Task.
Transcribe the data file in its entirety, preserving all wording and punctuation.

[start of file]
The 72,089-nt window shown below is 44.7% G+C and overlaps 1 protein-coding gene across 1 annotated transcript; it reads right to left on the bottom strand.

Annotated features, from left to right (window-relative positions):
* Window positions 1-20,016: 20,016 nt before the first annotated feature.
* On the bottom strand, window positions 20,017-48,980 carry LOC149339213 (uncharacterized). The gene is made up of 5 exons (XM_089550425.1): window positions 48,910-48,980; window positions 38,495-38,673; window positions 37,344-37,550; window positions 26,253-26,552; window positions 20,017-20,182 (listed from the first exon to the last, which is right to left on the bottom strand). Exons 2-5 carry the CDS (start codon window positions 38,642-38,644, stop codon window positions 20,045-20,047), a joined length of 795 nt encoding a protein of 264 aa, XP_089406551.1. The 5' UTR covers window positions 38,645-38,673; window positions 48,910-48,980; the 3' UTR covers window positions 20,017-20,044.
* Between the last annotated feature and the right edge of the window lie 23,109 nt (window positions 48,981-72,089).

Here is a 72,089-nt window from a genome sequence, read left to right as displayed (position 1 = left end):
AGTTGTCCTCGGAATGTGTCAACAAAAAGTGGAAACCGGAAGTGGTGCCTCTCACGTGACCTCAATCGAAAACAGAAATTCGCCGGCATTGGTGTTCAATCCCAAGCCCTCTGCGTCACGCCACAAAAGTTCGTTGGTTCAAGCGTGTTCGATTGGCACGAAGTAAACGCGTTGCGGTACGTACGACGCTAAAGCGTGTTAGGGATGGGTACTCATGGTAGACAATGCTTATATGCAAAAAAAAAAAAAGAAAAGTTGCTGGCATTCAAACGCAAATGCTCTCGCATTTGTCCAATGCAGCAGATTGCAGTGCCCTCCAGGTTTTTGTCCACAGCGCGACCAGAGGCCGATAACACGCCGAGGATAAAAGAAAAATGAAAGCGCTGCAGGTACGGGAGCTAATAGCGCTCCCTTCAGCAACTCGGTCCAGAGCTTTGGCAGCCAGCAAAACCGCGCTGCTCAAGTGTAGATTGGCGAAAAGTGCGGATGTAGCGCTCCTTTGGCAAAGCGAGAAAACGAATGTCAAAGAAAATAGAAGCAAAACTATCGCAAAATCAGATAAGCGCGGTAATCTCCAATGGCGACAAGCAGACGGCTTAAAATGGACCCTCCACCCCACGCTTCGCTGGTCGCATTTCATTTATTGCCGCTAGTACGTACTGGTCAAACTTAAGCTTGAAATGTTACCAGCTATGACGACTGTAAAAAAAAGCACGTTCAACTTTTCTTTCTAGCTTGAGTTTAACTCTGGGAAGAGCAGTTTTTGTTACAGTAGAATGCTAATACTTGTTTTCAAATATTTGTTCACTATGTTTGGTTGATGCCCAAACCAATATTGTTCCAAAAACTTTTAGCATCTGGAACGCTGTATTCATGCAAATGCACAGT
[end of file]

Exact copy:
The 72,089-nt window shown below is 44.7% G+C and overlaps 1 protein-coding gene across 1 annotated transcript; it reads right to left on the bottom strand.

Annotated features, from left to right (window-relative positions):
* Window positions 1-20,016: 20,016 nt before the first annotated feature.
* On the bottom strand, window positions 20,017-48,980 carry LOC149339213 (uncharacterized). The gene is made up of 5 exons (XM_089550425.1): window positions 48,910-48,980; window positions 38,495-38,673; window positions 37,344-37,550; window positions 26,253-26,552; window positions 20,017-20,182 (listed from the first exon to the last, which is right to left on the bottom strand). Exons 2-5 carry the CDS (start codon window positions 38,642-38,644, stop codon window positions 20,045-20,047), a joined length of 795 nt encoding a protein of 264 aa, XP_089406551.1. The 5' UTR covers window positions 38,645-38,673; window positions 48,910-48,980; the 3' UTR covers window positions 20,017-20,044.
* Between the last annotated feature and the right edge of the window lie 23,109 nt (window positions 48,981-72,089).

Here is a 72,089-nt window from a genome sequence, read left to right as displayed (position 1 = left end):
AGTTGTCCTCGGAATGTGTCAACAAAAAGTGGAAACCGGAAGTGGTGCCTCTCACGTGACCTCAATCGAAAACAGAAATTCGCCGGCATTGGTGTTCAATCCCAAGCCCTCTGCGTCACGCCACAAAAGTTCGTTGGTTCAAGCGTGTTCGATTGGCACGAAGTAAACGCGTTGCGGTACGTACGACGCTAAAGCGTGTTAGGGATGGGTACTCATGGTAGACAATGCTTATATGCAAAAAAAAAAAAAGAAAAGTTGCTGGCATTCAAACGCAAATGCTCTCGCATTTGTCCAATGCAGCAGATTGCAGTGCCCTCCAGGTTTTTGTCCACAGCGCGACCAGAGGCCGATAACACGCCGAGGATAAAAGAAAAATGAAAGCGCTGCAGGTACGGGAGCTAATAGCGCTCCCTTCAGCAACTCGGTCCAGAGCTTTGGCAGCCAGCAAAACCGCGCTGCTCAAGTGTAGATTGGCGAAAAGTGCGGATGTAGCGCTCCTTTGGCAAAGCGAGAAAACGAATGTCAAAGAAAATAGAAGCAAAACTATCGCAAAATCAGATAAGCGCGGTAATCTCCAATGGCGACAAGCAGACGGCTTAAAATGGACCCTCCACCCCACGCTTCGCTGGTCGCATTTCATTTATTGCCGCTAGTACGTACTGGTCAAACTTAAGCTTGAAATGTTACCAGCTATGACGACTGTAAAAAAAAGCACGTTCAACTTTTCTTTCTAGCTTGAGTTTAACTCTGGGAAGAGCAGTTTTTGTTACAGTAGAATGCTAATACTTGTTTTCAAATATTTGTTCACTATGTTTGGTTGATGCCCAAACCAATATTGTTCCAAAAACTTTTAGCATCTGGAACGCTGTATTCATGCAAATGCACAGT